Blowup

poster_blowup

If you remember the sixties, then you weren’t there, as the saying goes. Michelangelo Antonioni’s Blowup captures the wild and hallucinatory quality of the decade pretty darn well. It features very interesting directing and a captivating premise, but the endgame really confuses me. I think that’s point, but whether it is or not is difficult to say. One thing’s for sure; this film practically demands a rewatch.

Set in 1960s London, Blowup follows a nameless fashion photographer (reviews call him Thomas, though he is never addressed by name in the film) played by David Hemmings. The photographer seems to lack interest in his crazy and ever-exciting life. Though many would find a lot of enjoyment in the activities he pursues, mainly photographing beautiful models and sleeping with them, his heart doesn’t seem to be in it. One day, he takes a break from mundane fashion photography and takes pictures of a couple in the park. The girl he photographs (Vanessa Redgrave), tries everything in order to get the photographs back, but Hemmings’ character refuses. When he develops them, he notices the girls’ gaze directed at what looks like a murder in progress. He gets wrapped up in the mystery and more importantly how he can solve it using his photos, but things just get stranger from there as he and the audience doubt the occurrence of a murder in the first place.

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Though this premise sounds like it could be the work of Hitchcock (Rear Window is almost the same thing), it is very different in style and tone from anything Hitchcock has ever done. The film is not really suspenseful at all and it more of a character study. It’s more about the photographer and his perception of reality than it is about any murder that may or may not have occurred. This doesn’t mean it’s uninteresting however, and there is more than a bit of social commentary as well. The film paints 1960s London with the same emptiness of feeling that The Great Gatsby views 1920s New York. Almost all of the background characters act with complete apathy. The only thing Hemmings’ character seems interested in is whether or not his photographs of the murder are accurate, and the only other character that exhibits any real desire is Vanessa Redgrave’s character with her attempts to get the photographs back. Where the picture falls short is that it doesn’t offer any explanation for this, or what the consequences are. It just shows that the problem is there.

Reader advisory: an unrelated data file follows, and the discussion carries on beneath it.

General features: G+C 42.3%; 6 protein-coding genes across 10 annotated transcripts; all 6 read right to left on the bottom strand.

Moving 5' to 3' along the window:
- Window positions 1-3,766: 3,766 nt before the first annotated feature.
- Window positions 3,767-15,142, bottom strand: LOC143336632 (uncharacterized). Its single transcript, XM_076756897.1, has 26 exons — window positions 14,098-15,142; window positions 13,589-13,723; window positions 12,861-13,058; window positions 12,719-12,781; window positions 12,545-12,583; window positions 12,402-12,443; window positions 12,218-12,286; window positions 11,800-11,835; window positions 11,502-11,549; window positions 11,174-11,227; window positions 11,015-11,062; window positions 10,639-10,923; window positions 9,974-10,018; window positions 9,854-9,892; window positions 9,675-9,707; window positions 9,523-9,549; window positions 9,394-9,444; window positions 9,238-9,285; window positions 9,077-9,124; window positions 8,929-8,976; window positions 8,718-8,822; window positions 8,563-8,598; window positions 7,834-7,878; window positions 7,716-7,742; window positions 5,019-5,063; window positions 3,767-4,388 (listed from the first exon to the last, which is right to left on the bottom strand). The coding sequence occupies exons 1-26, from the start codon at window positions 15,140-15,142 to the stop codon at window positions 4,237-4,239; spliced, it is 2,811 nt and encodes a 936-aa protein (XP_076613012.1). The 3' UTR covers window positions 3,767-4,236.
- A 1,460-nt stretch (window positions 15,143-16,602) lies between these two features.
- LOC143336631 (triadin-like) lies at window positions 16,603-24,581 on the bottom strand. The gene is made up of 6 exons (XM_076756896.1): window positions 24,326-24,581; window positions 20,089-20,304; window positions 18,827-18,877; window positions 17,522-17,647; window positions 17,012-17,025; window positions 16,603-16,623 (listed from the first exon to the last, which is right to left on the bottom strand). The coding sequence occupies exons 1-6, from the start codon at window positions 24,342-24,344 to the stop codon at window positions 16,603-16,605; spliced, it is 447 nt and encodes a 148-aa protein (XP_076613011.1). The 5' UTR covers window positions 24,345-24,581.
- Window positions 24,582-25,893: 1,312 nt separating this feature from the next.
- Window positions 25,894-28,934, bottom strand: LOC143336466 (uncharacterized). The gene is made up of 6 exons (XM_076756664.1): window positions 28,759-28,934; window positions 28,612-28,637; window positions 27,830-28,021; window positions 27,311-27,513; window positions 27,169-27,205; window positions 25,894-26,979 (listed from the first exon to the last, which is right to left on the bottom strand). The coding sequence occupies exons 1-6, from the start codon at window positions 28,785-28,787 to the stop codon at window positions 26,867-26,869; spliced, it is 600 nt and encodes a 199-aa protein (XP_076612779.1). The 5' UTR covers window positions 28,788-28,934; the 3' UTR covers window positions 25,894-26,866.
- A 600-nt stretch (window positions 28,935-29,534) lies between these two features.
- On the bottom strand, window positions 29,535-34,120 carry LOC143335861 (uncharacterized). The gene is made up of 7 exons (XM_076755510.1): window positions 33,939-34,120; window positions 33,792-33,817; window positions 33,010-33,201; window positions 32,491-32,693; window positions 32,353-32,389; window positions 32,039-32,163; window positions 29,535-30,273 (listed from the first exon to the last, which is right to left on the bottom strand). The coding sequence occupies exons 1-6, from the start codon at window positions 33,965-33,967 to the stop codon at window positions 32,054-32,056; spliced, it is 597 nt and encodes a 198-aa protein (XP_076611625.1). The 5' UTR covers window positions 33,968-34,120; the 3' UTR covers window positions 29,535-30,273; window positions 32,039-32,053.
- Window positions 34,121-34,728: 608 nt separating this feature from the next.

The film is full of great scenes. This is a film where I admire more how it’s made than what it’s saying, because I at least didn’t get it all on this first viewing (that could be entirely my fault, and I suspect it is). Most of the film’s memorable scenes occur in the park where the photographer first takes his pictures. Antonioni shoots the scenes without music, but the rustling of the trees can still be heard. It creates a very dreamlike and surreal effect, which is strange because that’s what it would be like if you were actually there. The point is, it breaks the rules of movies. There’s no soundtrack telling you how to feel, so the audience gets lost in the scene. Antonioni shoots from many different and interesting angles, and the whole scene is slow paced, contributing to the dreamlike feel. Hemmings’ character returns to the park twice, once at night to find the dead body, and again the next day to discover the body has vanished. The park is so detached from the rest of the locations in the film, it offers an escape to the main character, and doesn’t apply by the same rules as the rest of the world.